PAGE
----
​General Mills: Cooking Since 1856

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Image via Mike Mozart/Flickr CC

Founded in 1856, General Mills (GIS) is a leading global manufacturer and marketer of branded consumer foods, such as ready-to-eat breakfast refrigerated dough and other baking items, snack foods, ice cream, and yogurt, notes Vita Nelson, editor of DirectInvesting.

Its portfolio of well-known brands includes Cheerios, Betty Crocker, Pillsbury, Haagen-Dazs, and Yoplait. Sales outside the U.S. account for just less than one-fourth of total sales.

Its long history of consistent revenues and earnings growth makes it a solid company. It is considered a diversified business with durable competitive advantage over rivals. The company also enjoys a solid management and corporate culture.

Consensus estimates call for the company to earn about $3.11 per share this year, up from $2.82 per share last year, and to go to about $3.24 per share next year.

General Mills has paid dividends to investors since 1898 and has increased its payments for 13 consecutive years. During the past five years, it has increased its dividends at an average rate of 9.5%, with its quarterly payment of $0.49 currently providing a yield of 3.59%.

The stock exhibits a Dividend Payout Ratio of 69%, which means the company is paying out 69% of all its net income in dividends and is retaining a percentage of earnings to reinvest or grow the business.

Its average DPR during the past five years is 67%.

Technically, GIS also looks attractive, trading 27.0% below its all-time high, 9.2% below its 200-day moving average line and 3.7% below its 50-day moving average line, while it is forming a long base between $73 and $53 approximately, in which $53 is acting as a technical support level.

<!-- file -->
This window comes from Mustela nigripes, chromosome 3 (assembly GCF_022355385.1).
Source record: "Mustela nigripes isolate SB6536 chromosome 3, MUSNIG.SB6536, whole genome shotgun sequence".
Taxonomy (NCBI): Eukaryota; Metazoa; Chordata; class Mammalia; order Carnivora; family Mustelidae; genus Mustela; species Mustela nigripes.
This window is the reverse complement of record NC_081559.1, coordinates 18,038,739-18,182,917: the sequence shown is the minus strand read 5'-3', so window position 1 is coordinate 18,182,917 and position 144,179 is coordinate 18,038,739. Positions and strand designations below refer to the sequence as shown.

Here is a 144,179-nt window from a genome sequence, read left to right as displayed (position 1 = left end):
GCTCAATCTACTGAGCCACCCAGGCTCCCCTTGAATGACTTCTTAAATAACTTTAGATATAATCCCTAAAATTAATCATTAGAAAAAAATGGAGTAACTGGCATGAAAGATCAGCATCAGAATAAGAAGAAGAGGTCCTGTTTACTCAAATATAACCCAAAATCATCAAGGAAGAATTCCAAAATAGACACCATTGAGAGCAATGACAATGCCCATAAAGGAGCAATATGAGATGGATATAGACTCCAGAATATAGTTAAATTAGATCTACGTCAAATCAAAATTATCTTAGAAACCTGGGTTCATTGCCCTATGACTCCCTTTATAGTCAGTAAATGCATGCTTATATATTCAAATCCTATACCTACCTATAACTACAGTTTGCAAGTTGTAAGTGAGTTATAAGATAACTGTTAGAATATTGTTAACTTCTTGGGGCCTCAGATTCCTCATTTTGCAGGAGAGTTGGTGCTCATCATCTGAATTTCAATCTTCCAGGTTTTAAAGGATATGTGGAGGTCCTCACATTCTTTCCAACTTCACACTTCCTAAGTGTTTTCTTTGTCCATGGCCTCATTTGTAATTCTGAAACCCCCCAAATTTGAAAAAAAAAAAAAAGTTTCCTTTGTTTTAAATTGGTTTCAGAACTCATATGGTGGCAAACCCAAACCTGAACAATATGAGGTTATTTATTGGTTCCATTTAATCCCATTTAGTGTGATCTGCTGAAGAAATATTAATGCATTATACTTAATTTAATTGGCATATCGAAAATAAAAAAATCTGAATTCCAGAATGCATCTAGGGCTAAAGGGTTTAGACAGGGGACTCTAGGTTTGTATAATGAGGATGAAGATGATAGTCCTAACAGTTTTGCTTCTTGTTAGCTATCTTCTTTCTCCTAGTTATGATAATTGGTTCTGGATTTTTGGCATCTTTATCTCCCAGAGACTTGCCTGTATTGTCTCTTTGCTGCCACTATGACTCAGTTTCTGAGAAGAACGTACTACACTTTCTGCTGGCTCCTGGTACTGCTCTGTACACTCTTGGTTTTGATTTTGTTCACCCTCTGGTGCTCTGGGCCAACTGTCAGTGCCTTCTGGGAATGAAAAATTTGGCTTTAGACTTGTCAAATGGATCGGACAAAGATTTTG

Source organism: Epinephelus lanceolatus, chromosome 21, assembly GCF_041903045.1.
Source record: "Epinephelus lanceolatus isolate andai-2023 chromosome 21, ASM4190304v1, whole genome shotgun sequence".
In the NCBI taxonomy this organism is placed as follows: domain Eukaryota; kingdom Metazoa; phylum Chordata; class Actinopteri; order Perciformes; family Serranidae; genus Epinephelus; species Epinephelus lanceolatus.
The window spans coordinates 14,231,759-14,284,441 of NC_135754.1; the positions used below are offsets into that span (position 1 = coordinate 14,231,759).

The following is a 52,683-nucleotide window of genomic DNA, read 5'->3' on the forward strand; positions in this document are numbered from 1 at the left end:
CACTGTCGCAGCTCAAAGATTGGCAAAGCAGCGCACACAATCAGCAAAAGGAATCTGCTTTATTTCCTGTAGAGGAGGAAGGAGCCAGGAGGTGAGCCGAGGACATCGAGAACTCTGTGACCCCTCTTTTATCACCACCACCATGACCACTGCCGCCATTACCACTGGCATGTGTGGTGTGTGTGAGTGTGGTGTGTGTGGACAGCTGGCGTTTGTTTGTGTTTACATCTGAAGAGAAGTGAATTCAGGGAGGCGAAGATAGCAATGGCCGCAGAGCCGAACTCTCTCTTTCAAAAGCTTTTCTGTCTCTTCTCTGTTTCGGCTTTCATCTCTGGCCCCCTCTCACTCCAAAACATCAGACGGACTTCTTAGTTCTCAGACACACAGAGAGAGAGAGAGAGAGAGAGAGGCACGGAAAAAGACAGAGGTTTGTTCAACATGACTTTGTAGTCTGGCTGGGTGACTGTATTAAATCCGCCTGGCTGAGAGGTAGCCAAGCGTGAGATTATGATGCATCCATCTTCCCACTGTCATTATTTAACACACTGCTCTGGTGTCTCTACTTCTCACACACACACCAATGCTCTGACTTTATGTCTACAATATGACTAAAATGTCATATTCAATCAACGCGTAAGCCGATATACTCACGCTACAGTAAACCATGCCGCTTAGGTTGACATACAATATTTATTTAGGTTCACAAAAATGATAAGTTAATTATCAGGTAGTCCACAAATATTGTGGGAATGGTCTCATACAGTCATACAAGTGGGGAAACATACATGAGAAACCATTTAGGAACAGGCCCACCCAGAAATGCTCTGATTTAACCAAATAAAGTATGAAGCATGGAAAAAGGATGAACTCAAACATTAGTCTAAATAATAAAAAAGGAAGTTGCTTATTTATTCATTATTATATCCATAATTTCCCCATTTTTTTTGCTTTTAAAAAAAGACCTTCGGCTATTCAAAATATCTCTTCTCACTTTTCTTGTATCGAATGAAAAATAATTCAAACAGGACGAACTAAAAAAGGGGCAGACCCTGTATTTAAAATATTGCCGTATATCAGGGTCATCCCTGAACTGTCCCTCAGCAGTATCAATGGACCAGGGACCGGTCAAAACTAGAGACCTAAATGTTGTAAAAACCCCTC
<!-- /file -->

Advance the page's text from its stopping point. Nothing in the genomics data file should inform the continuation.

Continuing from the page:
GIS’s Beta (a measure of the volatility, or systematic risk in comparison to the market as a whole) is 0.52 compared to the S&P 500, so the stock is 48% less volatile than the market.

A hypothetical investment in General Mills has grown cumulatively (including dividends reinvested) 9,222.89% during the past forty years. However, if you remove dividend reinvestment from the equation, the same hypothetical investment would have grown only 2,802.88% during the same period of time.

GIS’s dividend reinvestment plan charges no fees for cash investing, dividend reinvestment, automatic investment or termination of the plan.

With the stock being fundamental and technically attractive, this company is an appropriate holding for investors who have a long-term investment horizon.

Vita Nelson is founding publisher and editor of Moneypaper.

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